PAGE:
Market entry strategies
Entry into New Markets: Strategies By Oluwaseun P. Adeola
Entering a new market is a pivotal point in any company’s life span; it can prove to be both an exciting exercise and a rigorous process. Ultimately, the intention for entering into a new market for most companies is expansion. The general assumption is that once a new market is penetrated, more goods or services will be sold which will then lead to more revenue for the company. But as interesting as that may sound, Hollensen (2001, 229) warned that “ill-judged market entry selection in the initial stages of a firm’s internationalization can threaten the firm’s future market entry and expansion activities”. After that the company has chosen the market it intends to penetrate, the next question that should be asked is what method of entry should be adopted.
In order to successfully penetrate a market, there are different modes of entry that are available for a company to choose from; depending on the nature of the business and its interests. An entry mode once adopted is easily institutionalized by a company and then it becomes the model entry mode for entry into another target markets. As postulated by Hollensen (2001, 229), it is common for firms to have their initial mode choice institutionalized over time, as new services are being sold via same established channels and new markets are penetrated employing the same penetrating method, a problematic initial entry mode choice can survive through the institutionalization of this mode. He further stressed that the reluctance to change entry modes once they are in place and the difficulty involved in so doing makes the mode of entry decision a key strategic issue for firms operating in today’s internationalizing market place. Appropriately, the question will be what are the approaches to the modes of entry into new markets? Academicians have theorized the modes of entry approaches and have been so divided into three stages, two of which will be discussed here and they are discussed below.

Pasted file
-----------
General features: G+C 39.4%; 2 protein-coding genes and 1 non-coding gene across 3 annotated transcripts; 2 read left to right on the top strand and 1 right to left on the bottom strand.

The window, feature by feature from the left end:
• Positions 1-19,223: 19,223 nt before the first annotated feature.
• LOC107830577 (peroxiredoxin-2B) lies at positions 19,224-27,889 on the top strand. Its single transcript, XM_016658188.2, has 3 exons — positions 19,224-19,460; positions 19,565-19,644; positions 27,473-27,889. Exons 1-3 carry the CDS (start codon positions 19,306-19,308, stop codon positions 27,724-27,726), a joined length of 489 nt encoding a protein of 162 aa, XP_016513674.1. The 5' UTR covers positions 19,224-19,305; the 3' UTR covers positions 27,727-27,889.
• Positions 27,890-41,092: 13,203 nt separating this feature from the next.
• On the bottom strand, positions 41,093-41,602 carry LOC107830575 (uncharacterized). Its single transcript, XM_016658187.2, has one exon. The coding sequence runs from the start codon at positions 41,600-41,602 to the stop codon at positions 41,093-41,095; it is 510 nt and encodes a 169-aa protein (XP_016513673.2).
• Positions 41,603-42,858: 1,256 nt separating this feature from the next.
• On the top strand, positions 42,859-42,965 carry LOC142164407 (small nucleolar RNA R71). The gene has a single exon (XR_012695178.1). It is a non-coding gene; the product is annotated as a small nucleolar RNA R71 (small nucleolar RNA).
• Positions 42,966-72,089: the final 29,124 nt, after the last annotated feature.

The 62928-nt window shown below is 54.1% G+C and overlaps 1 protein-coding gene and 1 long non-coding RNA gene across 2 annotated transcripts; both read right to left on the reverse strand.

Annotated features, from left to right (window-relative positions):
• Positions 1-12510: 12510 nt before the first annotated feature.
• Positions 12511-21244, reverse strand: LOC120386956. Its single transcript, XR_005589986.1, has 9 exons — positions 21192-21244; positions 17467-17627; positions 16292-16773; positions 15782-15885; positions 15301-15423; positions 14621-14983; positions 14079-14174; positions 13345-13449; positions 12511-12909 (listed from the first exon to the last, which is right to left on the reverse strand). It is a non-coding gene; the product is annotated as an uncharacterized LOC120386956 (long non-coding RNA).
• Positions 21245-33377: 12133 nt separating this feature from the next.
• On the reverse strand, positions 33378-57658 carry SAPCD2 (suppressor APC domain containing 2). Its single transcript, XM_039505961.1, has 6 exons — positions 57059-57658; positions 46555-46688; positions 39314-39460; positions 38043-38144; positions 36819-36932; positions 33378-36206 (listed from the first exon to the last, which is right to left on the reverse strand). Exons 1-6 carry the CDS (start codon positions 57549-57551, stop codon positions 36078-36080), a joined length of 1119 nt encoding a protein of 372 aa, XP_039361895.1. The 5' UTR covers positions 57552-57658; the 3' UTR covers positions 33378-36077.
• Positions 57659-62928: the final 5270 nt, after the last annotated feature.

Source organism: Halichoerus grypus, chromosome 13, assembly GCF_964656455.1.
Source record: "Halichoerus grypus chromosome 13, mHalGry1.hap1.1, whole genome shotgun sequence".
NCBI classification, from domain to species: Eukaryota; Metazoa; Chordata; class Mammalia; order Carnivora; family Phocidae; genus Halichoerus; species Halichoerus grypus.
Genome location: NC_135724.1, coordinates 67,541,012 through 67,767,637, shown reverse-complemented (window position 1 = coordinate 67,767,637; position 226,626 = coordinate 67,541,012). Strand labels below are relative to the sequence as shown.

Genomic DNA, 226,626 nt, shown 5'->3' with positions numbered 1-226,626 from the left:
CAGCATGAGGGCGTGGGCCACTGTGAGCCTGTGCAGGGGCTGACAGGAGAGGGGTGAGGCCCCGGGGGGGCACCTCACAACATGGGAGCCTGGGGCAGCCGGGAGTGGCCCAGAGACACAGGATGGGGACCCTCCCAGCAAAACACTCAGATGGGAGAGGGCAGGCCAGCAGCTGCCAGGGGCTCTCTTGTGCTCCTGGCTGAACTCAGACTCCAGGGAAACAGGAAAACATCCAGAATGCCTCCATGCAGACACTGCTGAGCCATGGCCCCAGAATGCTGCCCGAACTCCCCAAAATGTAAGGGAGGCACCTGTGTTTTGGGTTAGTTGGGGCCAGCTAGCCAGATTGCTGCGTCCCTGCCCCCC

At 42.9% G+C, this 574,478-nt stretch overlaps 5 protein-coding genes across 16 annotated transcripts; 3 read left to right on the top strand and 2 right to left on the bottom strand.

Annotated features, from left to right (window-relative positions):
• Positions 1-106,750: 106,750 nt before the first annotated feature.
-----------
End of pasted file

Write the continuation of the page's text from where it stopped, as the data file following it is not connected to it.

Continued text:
The foundational work for this market entry approach was first established by Coase (1937, 135) He advanced that “a firm will tend to expand until the cost of organizing an extra transaction within the firm will become equal to the cost of carrying out the cost the same transaction means of an exchange on the open market”. The transaction cost theory suggests that a company will likely to carry out those business activities which it undertakes at lower cost through the establishment of an internal management control and implementation system while relying on the market for activities in which independent outsiders such as export intermediaries, agents, and distributors have a cost advantage. It is of course a rudimental knowledge in business that all kinds of transactions involve cost. But precisely the cost of doing business in a foreign markets can be summarized into four types of cost; search cost, contracting cost, monitoring cost and enforcement cost (Hollensen 2001, 234.)